“You don’t really need to read music,” he tells me. “You only need to listen.” Assuming that it would be vulgar to bother him for a Marley anecdote, I weakly ask when Chow was last back in Malaysia. “Oh, some time in the 1970s,” he says. “In my country, they cut your hair short and they don’t let you smoke. Jamaica is more … broad-minded.” 
Ricky, continuing the smoking thread, starts sniffing at an invisible herbal tendril in the air. “Just by the smell, I know there was a session in here last night. But reggae isn’t just music to smoke to, and marijuana isn’t just smoke to a Rasta. It’s a burned offering, a sacrament, a way of confronting with the most high Jah,” he says. “So we smoke, we play and we reason together, and our music becomes the eyes, ears and voice of the people.”
Ricky feels a need to evangelise like this, he says, because music and marijuana so often condense into false or superficial impressions of the Rastafari, especially out in the wider Western world, which his brethren call Babylon.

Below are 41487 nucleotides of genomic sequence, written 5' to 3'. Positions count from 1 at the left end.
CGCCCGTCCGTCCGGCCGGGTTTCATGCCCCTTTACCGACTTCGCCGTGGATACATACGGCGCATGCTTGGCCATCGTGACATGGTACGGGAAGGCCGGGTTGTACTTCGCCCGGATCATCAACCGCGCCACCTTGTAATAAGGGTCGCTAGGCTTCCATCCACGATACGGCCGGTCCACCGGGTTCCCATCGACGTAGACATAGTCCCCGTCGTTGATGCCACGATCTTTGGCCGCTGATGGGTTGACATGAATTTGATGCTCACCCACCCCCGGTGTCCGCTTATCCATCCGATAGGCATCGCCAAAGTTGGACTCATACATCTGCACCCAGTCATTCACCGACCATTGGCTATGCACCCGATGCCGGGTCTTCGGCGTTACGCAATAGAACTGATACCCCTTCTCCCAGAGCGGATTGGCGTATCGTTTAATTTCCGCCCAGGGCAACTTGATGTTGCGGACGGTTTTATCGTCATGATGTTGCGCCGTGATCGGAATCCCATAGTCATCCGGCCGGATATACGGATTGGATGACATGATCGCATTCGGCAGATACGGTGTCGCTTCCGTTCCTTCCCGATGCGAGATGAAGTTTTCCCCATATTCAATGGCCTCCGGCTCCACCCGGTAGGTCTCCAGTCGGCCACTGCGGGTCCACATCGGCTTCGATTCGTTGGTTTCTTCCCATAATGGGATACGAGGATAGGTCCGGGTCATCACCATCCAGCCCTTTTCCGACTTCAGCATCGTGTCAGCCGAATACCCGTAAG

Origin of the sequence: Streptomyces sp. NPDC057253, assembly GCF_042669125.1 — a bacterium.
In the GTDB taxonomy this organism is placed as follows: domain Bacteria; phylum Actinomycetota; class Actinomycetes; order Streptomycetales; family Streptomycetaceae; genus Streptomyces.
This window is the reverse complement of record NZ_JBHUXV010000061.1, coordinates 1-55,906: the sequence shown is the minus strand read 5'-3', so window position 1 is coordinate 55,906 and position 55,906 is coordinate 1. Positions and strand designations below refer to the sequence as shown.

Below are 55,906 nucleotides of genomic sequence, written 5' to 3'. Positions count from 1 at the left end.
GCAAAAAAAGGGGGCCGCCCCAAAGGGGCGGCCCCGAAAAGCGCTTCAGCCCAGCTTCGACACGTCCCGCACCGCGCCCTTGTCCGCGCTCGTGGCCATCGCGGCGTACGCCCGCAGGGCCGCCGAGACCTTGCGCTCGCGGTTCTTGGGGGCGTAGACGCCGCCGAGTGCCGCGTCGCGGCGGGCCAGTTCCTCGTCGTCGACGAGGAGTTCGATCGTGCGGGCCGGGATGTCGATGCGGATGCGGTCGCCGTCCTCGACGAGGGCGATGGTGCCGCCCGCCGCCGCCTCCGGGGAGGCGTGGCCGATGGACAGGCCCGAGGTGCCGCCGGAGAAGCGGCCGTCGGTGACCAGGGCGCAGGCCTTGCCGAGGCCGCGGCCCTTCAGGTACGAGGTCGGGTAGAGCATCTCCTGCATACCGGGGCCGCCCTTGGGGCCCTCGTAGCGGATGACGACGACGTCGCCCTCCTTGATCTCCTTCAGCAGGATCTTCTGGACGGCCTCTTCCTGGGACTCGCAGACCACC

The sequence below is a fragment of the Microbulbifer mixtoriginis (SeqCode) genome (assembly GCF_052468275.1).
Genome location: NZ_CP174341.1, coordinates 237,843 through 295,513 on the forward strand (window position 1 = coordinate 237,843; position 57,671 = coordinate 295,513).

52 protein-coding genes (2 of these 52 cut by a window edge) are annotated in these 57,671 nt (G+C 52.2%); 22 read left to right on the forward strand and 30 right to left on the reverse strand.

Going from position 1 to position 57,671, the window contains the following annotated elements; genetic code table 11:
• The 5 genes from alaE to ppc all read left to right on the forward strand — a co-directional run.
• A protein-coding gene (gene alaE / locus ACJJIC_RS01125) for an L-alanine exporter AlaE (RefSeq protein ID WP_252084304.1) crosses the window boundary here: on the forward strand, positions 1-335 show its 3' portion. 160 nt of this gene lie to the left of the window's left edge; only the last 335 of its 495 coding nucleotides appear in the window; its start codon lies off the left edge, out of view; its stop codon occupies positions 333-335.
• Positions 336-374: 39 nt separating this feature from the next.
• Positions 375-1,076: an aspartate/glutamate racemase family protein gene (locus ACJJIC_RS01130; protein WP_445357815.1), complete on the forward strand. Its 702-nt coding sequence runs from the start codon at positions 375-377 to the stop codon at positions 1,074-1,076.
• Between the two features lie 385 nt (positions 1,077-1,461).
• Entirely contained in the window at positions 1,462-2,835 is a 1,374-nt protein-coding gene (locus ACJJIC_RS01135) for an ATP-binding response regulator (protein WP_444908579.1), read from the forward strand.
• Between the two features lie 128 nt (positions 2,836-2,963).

Many visitors arrive in this country knowing nothing about its history and culture, except what little they might have picked up from Bob Marley’s posthumous, mega-selling Legend compilation album. Purists always dismissed that collection as tailored to white audiences — being almost totally devoid of his political material — with Redemption Song alone offering some idea of Jamaican suffering: piracy, slavery, poverty.
Jamaica flag flying high at Pelican Bar.
Janet Crick leading a street art tour through Downtown Kingston.
This is my first time on the island, exactly 60 years after it became an independent nation. Landing in the tropical autumn of 2022, at the tail end of hurricane season, I’m too late for the anniversary celebrations and too early for the full reawakening of the tourist trade after a protracted spell of pandemic isolation. Downtown Kingston seems half-deserted, though I’m told it’s been that way for decades, most of the city’s activity having long since moved uptown. Local nonprofit arts organisation Kingston Creative is trying to bring it back with new attractions and incentives centred on a row of fresh street art that it has commissioned along Water Lane.
Bob Marley is painted on the walls, of course, alongside Jimmy Cliff, Lee ‘Scratch’ Perry and other pioneers from that fertile, febrile period of riots, raids and block parties just before and after independence, when towering speaker stacks and quaking sound systems transfigured African folk rhythms into the various subgenres of ska, dub, reggae, dancehall and rocksteady. Much of this musical backstory has been illustrated in vigorous colour up and down the lane.